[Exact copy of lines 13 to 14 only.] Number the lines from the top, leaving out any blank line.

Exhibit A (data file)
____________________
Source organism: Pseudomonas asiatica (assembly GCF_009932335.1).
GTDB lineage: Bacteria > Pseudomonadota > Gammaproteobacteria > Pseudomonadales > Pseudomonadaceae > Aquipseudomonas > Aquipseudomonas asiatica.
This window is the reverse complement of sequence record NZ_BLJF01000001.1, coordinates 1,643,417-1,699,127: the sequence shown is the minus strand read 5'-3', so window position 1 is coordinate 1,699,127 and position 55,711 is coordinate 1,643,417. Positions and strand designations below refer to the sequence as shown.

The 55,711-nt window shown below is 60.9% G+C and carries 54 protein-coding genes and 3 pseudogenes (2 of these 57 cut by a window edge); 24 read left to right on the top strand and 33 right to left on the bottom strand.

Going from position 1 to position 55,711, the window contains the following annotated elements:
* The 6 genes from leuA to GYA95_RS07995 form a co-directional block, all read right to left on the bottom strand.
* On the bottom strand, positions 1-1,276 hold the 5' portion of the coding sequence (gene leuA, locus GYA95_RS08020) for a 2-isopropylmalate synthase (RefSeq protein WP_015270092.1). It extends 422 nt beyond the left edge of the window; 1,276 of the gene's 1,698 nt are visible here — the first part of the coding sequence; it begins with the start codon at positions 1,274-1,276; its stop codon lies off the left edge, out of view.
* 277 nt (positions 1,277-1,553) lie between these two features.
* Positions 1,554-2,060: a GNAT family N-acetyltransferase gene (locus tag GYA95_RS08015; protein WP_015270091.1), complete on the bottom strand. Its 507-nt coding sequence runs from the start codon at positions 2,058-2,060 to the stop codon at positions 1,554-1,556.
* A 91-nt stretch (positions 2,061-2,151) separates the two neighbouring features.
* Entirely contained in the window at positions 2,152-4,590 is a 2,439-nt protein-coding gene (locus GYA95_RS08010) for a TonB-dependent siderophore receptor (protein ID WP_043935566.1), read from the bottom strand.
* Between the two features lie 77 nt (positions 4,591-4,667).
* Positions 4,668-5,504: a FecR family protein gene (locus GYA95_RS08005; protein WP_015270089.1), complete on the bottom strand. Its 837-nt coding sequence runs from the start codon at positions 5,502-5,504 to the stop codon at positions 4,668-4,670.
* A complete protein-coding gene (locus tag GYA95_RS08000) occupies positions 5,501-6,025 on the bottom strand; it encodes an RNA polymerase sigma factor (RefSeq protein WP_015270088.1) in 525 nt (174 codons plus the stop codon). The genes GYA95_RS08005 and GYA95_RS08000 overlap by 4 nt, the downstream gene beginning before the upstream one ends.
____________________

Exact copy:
* Positions 4,668-5,504: a FecR family protein gene (locus GYA95_RS08005; protein WP_015270089.1), complete on the bottom strand. Its 837-nt coding sequence runs from the start codon at positions 5,502-5,504 to the stop codon at positions 4,668-4,670.
* A complete protein-coding gene (locus tag GYA95_RS08000) occupies positions 5,501-6,025 on the bottom strand; it encodes an RNA polymerase sigma factor (RefSeq protein WP_015270088.1) in 525 nt (174 codons plus the stop codon). The genes GYA95_RS08005 and GYA95_RS08000 overlap by 4 nt, the downstream gene beginning before the upstream one ends.